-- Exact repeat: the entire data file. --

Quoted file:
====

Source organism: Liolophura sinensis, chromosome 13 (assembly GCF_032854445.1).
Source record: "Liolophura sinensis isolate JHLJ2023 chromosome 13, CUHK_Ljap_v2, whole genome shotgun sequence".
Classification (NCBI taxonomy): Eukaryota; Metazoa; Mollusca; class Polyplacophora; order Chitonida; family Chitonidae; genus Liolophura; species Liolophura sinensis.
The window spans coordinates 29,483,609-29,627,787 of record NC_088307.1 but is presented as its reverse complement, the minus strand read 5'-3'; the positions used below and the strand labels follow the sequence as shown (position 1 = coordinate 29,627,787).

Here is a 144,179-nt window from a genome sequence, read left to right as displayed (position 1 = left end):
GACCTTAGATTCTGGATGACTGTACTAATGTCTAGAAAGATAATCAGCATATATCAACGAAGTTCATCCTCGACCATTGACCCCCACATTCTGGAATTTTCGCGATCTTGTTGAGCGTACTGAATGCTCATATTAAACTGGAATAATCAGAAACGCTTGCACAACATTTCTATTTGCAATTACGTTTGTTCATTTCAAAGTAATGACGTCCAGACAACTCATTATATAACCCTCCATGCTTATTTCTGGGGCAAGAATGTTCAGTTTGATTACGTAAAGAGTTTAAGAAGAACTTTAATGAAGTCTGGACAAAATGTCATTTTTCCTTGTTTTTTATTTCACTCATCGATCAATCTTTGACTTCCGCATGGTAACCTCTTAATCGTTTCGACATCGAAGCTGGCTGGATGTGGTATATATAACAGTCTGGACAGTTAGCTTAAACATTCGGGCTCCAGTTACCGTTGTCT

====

Source organism: Liolophura sinensis, chromosome 13 (assembly GCF_032854445.1).
Source record: "Liolophura sinensis isolate JHLJ2023 chromosome 13, CUHK_Ljap_v2, whole genome shotgun sequence".
Classification (NCBI taxonomy): Eukaryota; Metazoa; Mollusca; class Polyplacophora; order Chitonida; family Chitonidae; genus Liolophura; species Liolophura sinensis.
The window spans coordinates 29,483,609-29,627,787 of record NC_088307.1 but is presented as its reverse complement, the minus strand read 5'-3'; the positions used below and the strand labels follow the sequence as shown (position 1 = coordinate 29,627,787).

Here is a 144,179-nt window from a genome sequence, read left to right as displayed (position 1 = left end):
GACCTTAGATTCTGGATGACTGTACTAATGTCTAGAAAGATAATCAGCATATATCAACGAAGTTCATCCTCGACCATTGACCCCCACATTCTGGAATTTTCGCGATCTTGTTGAGCGTACTGAATGCTCATATTAAACTGGAATAATCAGAAACGCTTGCACAACATTTCTATTTGCAATTACGTTTGTTCATTTCAAAGTAATGACGTCCAGACAACTCATTATATAACCCTCCATGCTTATTTCTGGGGCAAGAATGTTCAGTTTGATTACGTAAAGAGTTTAAGAAGAACTTTAATGAAGTCTGGACAAAATGTCATTTTTCCTTGTTTTTTATTTCACTCATCGATCAATCTTTGACTTCCGCATGGTAACCTCTTAATCGTTTCGACATCGAAGCTGGCTGGATGTGGTATATATAACAGTCTGGACAGTTAGCTTAAACATTCGGGCTCCAGTTACCGTTGTCT